Using the block editor at https://makecode.microbit.org, create and save the following programs:
- Display your first initial.
(save as filename: initials_first_initial)
- Display a graphic icon.
(save as filename: initials_icon)
- Scroll your first name and last name, in capitals.
- Write a program that displays the temperature in degrees Celsius.
- Write a program that displays the micro:bit heading in degrees.
- Button A displays “HELLO”
Button B displays “HOW ARE YOU?”
Both buttons display “QUITE WELL, THANK YOU VERY MUCH”
- Write a program where button A increments a counter (which starts at zero) and button B decrements the counter.
- Play a simple song (like Twinkle Twinkle) that can be listened to through your earbuds. You will need two test leads for this (see your instructor) which you will connect to Pins 0 and Gnd.
- Write a program that simulates Rock Paper Scissors. When you shake the Micro:bit it displays one of the rock, paper, or scissors icons.
- Write a program that tracks your steps.
…where initials are your initials.
Activity 1 – Buzzer Intro
Refer to this page for this activity. Do NOT copy and paste the code — type it in (or you won’t learn anything…).
Note that the 100 Ω resistor is optional. You can leave it out for simplicity (and extra volume!).
Save this program as “buzzer_1”.
Activity 2 – Metronome
Write a program that exactly mimics this metronome:
You will likely want to refer to the Tone reference page for assistance. (Read the syntax carefully for an important tip!)
Note: for this assignment I want you to use the tone() function using this syntax:
tone(pin, frequency, duration)
When I see you for marking be sure you can explain the “math” involved in setting the metronome frequency.
Save as “metronome”.
Activity 3 – Star Wars
This activity also uses two LEDs. Have fun with it! [Source]
Save as “star_wars”.
Activity 4 – Twinkle Twinkle
Using the Star Wars program as a starting point, adapt it to play Twinkle Twinkle Little Star.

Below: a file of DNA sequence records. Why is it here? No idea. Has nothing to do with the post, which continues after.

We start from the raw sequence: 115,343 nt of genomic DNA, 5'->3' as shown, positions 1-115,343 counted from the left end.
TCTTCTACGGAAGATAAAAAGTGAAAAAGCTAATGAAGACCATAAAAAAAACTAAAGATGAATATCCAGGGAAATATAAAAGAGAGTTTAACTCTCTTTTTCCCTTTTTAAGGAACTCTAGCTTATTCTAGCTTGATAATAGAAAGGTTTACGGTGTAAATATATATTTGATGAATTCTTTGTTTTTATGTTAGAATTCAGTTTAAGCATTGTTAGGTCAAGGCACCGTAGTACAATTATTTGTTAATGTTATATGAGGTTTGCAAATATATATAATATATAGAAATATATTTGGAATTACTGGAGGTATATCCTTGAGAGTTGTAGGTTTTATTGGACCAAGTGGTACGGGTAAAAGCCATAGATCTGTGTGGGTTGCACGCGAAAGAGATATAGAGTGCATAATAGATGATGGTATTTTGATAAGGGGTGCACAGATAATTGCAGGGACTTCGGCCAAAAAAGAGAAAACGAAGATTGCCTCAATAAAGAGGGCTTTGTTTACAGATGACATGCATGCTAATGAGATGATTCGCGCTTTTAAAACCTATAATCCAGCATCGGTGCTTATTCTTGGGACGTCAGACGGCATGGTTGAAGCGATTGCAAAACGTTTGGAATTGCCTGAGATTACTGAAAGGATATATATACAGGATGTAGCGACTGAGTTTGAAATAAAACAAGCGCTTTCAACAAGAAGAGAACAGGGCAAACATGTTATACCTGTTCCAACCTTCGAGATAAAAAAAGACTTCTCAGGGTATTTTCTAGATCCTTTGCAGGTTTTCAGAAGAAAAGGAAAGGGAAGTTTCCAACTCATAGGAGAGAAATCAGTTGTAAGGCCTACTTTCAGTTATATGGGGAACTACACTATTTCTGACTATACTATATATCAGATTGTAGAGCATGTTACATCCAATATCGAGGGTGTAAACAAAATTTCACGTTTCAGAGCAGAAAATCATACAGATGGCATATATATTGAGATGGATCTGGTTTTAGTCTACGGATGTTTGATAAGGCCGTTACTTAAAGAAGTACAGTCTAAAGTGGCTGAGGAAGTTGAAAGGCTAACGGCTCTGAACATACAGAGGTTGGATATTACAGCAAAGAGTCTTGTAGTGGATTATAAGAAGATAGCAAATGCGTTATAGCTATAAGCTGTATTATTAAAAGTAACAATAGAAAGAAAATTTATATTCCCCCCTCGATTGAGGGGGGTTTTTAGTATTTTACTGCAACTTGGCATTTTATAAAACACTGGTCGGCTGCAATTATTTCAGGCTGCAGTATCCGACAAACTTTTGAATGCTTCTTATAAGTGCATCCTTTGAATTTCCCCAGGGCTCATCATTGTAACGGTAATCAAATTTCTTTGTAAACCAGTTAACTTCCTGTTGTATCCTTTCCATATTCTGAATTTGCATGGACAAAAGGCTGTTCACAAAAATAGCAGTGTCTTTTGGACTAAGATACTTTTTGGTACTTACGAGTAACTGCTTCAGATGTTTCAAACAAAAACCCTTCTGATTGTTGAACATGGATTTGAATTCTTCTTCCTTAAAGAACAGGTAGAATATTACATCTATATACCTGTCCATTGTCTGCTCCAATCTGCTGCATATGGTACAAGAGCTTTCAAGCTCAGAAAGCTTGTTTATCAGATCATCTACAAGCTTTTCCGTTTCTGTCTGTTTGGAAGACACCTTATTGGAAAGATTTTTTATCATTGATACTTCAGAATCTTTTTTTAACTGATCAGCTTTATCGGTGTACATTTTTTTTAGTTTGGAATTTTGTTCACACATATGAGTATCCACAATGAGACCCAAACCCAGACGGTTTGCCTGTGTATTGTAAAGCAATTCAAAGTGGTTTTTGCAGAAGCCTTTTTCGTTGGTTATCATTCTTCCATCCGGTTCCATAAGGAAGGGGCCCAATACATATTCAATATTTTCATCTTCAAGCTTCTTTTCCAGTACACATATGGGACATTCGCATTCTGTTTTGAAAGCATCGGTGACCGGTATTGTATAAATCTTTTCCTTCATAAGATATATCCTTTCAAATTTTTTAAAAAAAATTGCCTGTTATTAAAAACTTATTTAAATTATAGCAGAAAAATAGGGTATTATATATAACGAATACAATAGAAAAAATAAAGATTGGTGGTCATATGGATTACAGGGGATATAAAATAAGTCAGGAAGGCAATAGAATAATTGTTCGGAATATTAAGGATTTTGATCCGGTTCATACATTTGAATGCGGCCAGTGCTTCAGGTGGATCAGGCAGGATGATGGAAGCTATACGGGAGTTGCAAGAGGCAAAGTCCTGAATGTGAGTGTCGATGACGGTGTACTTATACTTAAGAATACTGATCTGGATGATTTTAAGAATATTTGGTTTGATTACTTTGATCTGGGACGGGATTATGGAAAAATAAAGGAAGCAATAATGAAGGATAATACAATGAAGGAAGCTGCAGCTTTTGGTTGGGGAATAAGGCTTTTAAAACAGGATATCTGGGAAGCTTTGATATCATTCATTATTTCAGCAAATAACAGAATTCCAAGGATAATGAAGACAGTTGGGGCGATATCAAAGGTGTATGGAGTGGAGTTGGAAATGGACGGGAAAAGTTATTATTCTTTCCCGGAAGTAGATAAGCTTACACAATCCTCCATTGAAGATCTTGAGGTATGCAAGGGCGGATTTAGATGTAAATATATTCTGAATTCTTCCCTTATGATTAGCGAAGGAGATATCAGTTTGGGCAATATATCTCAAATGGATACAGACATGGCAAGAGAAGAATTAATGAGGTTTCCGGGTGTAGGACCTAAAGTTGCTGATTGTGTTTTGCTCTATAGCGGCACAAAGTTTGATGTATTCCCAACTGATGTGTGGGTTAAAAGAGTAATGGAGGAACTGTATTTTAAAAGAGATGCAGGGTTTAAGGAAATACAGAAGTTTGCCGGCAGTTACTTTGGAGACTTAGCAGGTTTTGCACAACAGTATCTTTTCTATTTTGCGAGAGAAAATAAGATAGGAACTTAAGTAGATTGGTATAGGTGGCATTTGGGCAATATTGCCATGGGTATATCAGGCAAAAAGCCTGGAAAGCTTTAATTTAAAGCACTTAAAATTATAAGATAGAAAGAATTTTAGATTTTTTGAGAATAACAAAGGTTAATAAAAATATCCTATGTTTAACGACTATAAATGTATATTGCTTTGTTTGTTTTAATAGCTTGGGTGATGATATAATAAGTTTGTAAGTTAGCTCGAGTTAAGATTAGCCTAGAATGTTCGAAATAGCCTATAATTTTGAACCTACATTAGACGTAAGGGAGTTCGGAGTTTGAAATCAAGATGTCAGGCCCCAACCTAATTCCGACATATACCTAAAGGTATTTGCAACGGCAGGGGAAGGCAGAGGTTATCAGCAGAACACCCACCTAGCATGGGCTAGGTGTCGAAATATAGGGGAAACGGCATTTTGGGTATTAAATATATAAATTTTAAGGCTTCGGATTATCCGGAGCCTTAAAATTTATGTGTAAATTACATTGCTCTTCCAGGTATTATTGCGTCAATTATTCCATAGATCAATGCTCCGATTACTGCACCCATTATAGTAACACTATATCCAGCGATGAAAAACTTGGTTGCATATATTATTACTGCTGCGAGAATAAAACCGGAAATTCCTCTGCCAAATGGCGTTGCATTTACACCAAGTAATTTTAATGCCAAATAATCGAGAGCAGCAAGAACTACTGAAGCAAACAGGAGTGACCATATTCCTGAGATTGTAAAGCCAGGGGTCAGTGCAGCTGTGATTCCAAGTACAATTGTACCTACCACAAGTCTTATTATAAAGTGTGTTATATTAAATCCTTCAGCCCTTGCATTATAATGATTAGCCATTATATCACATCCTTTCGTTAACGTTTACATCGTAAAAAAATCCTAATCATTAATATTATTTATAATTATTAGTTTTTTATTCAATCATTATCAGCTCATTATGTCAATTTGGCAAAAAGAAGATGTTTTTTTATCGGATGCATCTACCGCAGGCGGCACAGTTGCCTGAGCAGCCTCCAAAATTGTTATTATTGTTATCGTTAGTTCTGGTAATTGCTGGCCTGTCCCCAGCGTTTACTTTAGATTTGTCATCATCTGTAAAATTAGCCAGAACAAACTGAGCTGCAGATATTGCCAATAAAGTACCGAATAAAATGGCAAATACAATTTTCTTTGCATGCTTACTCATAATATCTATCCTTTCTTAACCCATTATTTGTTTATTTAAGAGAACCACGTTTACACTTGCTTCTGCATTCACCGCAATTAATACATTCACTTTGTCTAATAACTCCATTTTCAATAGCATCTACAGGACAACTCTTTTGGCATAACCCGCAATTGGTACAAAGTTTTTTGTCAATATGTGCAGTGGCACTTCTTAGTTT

You can delete any references to the LEDs.
Save as “twinkle”.
The pre-course questionnaire can be found here.
Remind.com is a service that I will use to send email and text notifications to students and parents.
To subscribe, please follow the directions in the relevant document:
If you have a smartphone please install the app from here
Students, look for the assignment on Google Classroom.
Teachers, see my blog post about this assignment here.
- What are some cool advancements in electronics and computers? (“Cool Tech”)
- How do I install operating systems such as Linux or Windows?
- How do I network and configure computers?
- What software will I install and use?
- What kind of computer programming (coding) will I do?
- How will I build and program circuits like a computer-controlled traffic light or an Arduino?
- How do binary and digital logic make computers work?
- What careers are related to computer technology and what education will I need for them?
- What safety practices must I follow when working with electronic circuits and computers?
- What are some environmental, ethical, and security issues related to computer technology?
This course introduces students to computer systems, networking, and interfacing, as well as electronics and robotics. Students will assemble, repair, and configure computers with various types of operating systems and application software. Students will build small electronic circuits and write computer programs to control simple peripheral devices or robots. Students will also develop an awareness of related environmental and societal issues, and will learn about secondary and postsecondary pathways and career opportunities in computer technology.
Always in development! Note that the ordered specified here is NOT the order the topics are learned. As in true “broad-based” or “project-based” fashion, the topics will be addressed as needed, depending on the projects chosen each semester.
This is a work in progress and will be updated throughout the semester.
I always encourage students to use the personal Google account for school work so they still “own” the data after they leave high school.
But what if they haven’t, and they’re above to move on to a postsecondary school or the workplace?
There are basically two options:
- Move your data to your personal account
- Download your data
To move your data to a new account, just visit https://takeout.google.com/transfer and enter the relevant information. Just be sure you have enough disk quota in your personal account or you may run into trouble.
To download your data, visit https://takeout.google.com/settings/takeout and select the data you want to download. Note that this can take a long time, depending on how much data you have in your Google account.
Over the semester, you will be required to do two informal presentations related to “Cool Tech”. Most students will choose to present on something technological (computer hardware, software, game platforms, entertainment hardware, etc.) that is relatively new, but you may also choose something else with the permission of your instructor.
For grade 9’s and 10’s, your presentation will be very informal. All you have to do before the presentation is submit your topic on the form below, and of course research the topic well enough that you can talk about it to the class. Continue reading “Cool Tech”